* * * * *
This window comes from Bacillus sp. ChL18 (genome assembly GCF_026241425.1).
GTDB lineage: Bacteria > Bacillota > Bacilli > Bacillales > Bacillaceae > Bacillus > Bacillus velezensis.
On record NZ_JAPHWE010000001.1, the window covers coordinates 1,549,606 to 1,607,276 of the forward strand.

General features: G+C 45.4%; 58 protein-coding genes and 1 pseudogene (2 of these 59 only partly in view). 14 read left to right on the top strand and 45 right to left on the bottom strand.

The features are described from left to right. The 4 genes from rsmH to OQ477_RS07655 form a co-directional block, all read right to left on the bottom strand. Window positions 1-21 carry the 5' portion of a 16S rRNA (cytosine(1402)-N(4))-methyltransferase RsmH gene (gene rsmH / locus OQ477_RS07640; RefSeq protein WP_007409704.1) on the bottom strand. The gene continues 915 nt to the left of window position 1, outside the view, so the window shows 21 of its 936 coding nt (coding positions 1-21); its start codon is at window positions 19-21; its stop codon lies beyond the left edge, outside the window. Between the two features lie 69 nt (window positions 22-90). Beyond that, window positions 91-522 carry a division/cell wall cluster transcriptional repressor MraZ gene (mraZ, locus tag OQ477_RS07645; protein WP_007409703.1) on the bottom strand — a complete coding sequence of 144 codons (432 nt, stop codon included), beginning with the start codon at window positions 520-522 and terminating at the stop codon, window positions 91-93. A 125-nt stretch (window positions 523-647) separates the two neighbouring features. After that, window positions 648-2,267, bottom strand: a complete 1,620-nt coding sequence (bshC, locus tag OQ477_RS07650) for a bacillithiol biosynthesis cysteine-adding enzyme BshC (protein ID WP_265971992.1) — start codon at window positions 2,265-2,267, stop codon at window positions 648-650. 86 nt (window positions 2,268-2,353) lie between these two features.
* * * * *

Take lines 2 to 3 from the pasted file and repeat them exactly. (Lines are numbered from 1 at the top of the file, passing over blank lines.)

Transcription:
GTDB lineage: Bacteria > Bacillota > Bacilli > Bacillales > Bacillaceae > Bacillus > Bacillus velezensis.
On record NZ_JAPHWE010000001.1, the window covers coordinates 1,549,606 to 1,607,276 of the forward strand.